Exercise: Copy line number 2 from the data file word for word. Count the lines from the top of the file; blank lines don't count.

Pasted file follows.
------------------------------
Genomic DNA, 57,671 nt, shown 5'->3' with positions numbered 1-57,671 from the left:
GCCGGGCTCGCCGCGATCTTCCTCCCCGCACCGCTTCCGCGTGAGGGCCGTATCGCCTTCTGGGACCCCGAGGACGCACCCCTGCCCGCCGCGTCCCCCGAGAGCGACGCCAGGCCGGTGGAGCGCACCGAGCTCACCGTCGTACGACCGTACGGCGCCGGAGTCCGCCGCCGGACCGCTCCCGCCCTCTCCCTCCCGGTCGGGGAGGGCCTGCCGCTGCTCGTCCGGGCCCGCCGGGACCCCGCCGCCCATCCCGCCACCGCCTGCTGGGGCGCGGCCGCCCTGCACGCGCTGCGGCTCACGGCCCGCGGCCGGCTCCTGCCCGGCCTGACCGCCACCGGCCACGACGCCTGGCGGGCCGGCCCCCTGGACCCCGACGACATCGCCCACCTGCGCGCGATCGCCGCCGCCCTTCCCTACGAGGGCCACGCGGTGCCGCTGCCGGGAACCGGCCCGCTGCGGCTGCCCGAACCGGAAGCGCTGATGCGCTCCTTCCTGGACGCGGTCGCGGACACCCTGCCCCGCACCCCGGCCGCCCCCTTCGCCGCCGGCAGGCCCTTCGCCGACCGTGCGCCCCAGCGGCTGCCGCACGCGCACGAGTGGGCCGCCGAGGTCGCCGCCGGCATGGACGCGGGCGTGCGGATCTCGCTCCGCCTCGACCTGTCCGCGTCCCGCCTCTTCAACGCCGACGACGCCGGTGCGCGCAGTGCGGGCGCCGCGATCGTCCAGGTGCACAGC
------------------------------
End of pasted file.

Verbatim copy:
GCCGGGCTCGCCGCGATCTTCCTCCCCGCACCGCTTCCGCGTGAGGGCCGTATCGCCTTCTGGGACCCCGAGGACGCACCCCTGCCCGCCGCGTCCCCCGAGAGCGACGCCAGGCCGGTGGAGCGCACCGAGCTCACCGTCGTACGACCGTACGGCGCCGGAGTCCGCCGCCGGACCGCTCCCGCCCTCTCCCTCCCGGTCGGGGAGGGCCTGCCGCTGCTCGTCCGGGCCCGCCGGGACCCCGCCGCCCATCCCGCCACCGCCTGCTGGGGCGCGGCCGCCCTGCACGCGCTGCGGCTCACGGCCCGCGGCCGGCTCCTGCCCGGCCTGACCGCCACCGGCCACGACGCCTGGCGGGCCGGCCCCCTGGACCCCGACGACATCGCCCACCTGCGCGCGATCGCCGCCGCCCTTCCCTACGAGGGCCACGCGGTGCCGCTGCCGGGAACCGGCCCGCTGCGGCTGCCCGAACCGGAAGCGCTGATGCGCTCCTTCCTGGACGCGGTCGCGGACACCCTGCCCCGCACCCCGGCCGCCCCCTTCGCCGCCGGCAGGCCCTTCGCCGACCGTGCGCCCCAGCGGCTGCCGCACGCGCACGAGTGGGCCGCCGAGGTCGCCGCCGGCATGGACGCGGGCGTGCGGATCTCGCTCCGCCTCGACCTGTCCGCGTCCCGCCTCTTCAACGCCGACGACGCCGGTGCGCGCAGTGCGGGCGCCGCGATCGTCCAGGTGCACAGC